In New Jersey, for instance, the major land use regulatory programs contain provisions for granting emergency authorizations to facilitate the approval of regulated activities where there is “a threat to life, severe loss of property, or environmental degradation exists or is imminent”, the condition “can only be prevented or ameliorated” via the regulated activity and is likely to occur or continue before NJDEP can issue an individual or general permit. These authorizations can be useful for completing work promptly and are available under (1) the Flood Hazard Area Control Act regulations; (2) the Freshwater Wetlands Protection Act regulations, (3) the Coastal Zone Management regulations and the (4) Highlands Water Protection and Planning Act regulations. New Jersey’s solid waste program also has an Emergency Debris Planning and Management webpage to provide guidance to municipalities and others for dealing with debris generated by severe weather events including provisions for temporary debris management areas and waiver of flow control requirements where necessary (see https://www.nj.gov/dep/dshw/debris/index.html).
In Pennsylvania, removal of flood debris such as trees, logs, brush, or similar material from a stream channel can, in most cases, be commenced without a permit and without prior notification to PADEP where the work can be performed from the stream bank. Likewise, removal of collapsed or damaged bridges or culverts typically does not require pre-approval by PADEP; however, the owner of the structure should immediately notify PADEP’s Waterways and Wetlands Program of their intention to perform work. Existing Chapter 105 permits may also provide owners with an opportunity to perform repairs on damaged structures providing that a prior notification to PADEP is made. Additionally, PADEP has the authority to issue emergency permits under the Chapter 105 program for the repair or replacement of damaged culverts, bridges or other stream crossings, or streambank stabilization or other stream work “where there is an imminent threat to public health and safety or the environment that requires immediate remedial action.” (see PADEP, Chapter 105 Flood-Damage Fact Sheet).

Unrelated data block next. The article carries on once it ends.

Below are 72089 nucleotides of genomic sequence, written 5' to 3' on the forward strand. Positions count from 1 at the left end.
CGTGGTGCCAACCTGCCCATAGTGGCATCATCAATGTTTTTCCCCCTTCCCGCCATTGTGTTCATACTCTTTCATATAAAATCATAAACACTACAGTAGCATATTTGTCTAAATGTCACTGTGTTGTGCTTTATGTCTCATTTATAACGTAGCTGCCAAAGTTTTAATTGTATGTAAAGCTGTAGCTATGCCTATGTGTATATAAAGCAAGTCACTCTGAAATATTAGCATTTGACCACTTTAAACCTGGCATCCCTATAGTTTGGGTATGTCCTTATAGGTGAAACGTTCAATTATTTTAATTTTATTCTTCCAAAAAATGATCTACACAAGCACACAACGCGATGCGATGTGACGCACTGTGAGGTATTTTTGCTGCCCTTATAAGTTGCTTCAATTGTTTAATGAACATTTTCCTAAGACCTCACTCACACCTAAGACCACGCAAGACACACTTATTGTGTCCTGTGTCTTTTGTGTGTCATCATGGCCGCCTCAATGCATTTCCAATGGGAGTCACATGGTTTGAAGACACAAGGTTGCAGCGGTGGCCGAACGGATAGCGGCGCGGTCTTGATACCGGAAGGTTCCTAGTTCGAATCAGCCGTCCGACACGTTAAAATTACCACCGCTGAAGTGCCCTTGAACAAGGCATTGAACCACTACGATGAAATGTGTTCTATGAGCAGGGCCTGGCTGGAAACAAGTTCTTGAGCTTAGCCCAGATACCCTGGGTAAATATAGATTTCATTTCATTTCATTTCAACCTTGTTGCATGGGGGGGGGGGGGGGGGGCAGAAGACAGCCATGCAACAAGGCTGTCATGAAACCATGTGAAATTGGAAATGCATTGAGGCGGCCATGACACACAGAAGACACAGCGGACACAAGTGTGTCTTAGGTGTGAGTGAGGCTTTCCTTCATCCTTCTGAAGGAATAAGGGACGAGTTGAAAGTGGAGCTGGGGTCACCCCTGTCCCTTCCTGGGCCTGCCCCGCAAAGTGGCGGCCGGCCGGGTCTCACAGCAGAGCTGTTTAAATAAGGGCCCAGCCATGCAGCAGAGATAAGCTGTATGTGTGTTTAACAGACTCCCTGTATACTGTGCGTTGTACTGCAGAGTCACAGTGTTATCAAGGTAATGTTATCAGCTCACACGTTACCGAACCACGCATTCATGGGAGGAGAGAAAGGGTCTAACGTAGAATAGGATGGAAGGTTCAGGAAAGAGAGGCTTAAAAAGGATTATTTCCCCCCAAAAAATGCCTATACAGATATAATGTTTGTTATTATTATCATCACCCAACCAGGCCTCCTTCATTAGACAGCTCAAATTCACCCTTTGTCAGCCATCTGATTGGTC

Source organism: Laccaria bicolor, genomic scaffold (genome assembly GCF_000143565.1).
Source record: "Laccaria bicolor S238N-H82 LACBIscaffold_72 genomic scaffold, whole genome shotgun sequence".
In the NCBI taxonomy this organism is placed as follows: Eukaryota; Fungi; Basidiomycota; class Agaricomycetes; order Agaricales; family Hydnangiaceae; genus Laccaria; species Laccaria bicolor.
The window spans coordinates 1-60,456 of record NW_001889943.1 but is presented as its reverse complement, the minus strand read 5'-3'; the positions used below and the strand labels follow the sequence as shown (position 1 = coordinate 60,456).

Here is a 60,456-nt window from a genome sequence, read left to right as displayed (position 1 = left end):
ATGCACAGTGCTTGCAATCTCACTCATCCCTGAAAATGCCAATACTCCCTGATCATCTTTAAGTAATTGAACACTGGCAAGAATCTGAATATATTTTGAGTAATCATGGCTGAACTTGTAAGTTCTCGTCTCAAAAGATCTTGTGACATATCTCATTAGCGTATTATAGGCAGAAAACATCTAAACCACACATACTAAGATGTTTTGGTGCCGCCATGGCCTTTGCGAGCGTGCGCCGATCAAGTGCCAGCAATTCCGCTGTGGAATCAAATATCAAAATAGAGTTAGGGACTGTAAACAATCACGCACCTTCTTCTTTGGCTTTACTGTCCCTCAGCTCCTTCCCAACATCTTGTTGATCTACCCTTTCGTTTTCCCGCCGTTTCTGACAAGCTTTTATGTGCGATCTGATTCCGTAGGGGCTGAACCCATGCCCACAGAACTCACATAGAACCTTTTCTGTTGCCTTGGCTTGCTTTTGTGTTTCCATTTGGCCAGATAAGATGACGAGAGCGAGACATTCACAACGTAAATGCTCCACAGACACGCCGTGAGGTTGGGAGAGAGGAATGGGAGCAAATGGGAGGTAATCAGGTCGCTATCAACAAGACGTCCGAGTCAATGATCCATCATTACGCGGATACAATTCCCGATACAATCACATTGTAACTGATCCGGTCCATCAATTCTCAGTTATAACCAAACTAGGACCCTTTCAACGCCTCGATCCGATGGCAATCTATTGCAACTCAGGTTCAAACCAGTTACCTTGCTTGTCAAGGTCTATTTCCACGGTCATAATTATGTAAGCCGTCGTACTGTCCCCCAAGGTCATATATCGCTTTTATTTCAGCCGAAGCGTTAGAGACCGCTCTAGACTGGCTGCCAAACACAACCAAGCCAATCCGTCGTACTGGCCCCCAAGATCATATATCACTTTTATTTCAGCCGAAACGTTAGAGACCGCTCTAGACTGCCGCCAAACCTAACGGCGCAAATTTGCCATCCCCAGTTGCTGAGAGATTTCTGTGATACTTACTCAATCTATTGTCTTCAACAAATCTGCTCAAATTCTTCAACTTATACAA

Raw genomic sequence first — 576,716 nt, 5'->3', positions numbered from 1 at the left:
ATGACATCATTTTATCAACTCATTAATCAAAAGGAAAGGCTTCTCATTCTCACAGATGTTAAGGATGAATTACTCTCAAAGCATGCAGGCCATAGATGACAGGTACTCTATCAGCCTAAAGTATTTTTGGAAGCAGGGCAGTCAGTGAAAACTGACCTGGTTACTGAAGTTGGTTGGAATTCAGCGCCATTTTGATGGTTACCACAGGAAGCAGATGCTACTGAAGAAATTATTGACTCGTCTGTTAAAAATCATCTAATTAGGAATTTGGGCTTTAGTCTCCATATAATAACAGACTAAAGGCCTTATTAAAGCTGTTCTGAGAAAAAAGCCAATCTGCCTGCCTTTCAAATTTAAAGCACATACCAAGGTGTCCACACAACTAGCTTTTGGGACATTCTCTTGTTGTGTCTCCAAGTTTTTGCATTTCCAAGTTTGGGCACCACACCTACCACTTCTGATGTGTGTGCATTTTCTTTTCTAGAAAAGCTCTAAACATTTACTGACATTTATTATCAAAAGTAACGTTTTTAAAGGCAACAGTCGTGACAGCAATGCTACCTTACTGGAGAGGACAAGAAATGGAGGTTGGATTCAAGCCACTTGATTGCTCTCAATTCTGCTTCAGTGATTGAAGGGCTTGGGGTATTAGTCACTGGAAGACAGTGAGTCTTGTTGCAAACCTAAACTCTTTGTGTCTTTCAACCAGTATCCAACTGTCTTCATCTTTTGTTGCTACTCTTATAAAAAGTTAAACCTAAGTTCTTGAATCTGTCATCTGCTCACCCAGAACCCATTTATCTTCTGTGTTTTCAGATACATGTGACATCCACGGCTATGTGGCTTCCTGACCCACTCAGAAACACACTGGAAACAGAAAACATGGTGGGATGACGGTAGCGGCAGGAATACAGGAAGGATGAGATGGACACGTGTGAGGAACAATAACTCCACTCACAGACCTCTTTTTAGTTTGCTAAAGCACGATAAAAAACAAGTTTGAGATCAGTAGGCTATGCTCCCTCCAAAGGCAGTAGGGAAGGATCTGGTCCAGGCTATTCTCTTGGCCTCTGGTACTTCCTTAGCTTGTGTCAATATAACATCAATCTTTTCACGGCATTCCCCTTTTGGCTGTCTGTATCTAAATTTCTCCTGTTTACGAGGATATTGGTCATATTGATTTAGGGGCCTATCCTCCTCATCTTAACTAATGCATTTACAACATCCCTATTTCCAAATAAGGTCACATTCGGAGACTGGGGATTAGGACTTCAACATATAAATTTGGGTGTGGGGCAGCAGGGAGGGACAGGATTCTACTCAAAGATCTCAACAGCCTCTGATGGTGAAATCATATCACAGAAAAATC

Assessment of Available Defenses
Although environmental disasters like Ida do not provide relief from applicable regulatory requirements, regulatory agencies may apply their enforcement discretion in the event of violations arising on account of severe weather conditions, such as delayed filing of required documentation and completion of remedial actions that are subject to regulatory deadlines. Facilities also should review force majeure provisions in administrative or judicial orders or consent orders for procedures to apply for relief from requirements in those documents.
Finally, state and federal statutes contain a number of provisions that excuse conduct that might otherwise give rise to liability where the violation was the result of an “Act of God,” which typically includes floods and storm events (e.g., a violation of an effluent limitation on account of an “upset” that is due to flooding or a storm event or other Act of God; liability for cleanup costs for a discharge caused solely by an act of God).
As businesses look to address the damage caused by Ida and resume normal operations, regulated entities should take the time to carefully evaluate how the storm has impacted their facilities, consult their permits and related planning documents, and proactively communicate with regulatory agencies regarding any compliance challenges brought about by this extreme weather event.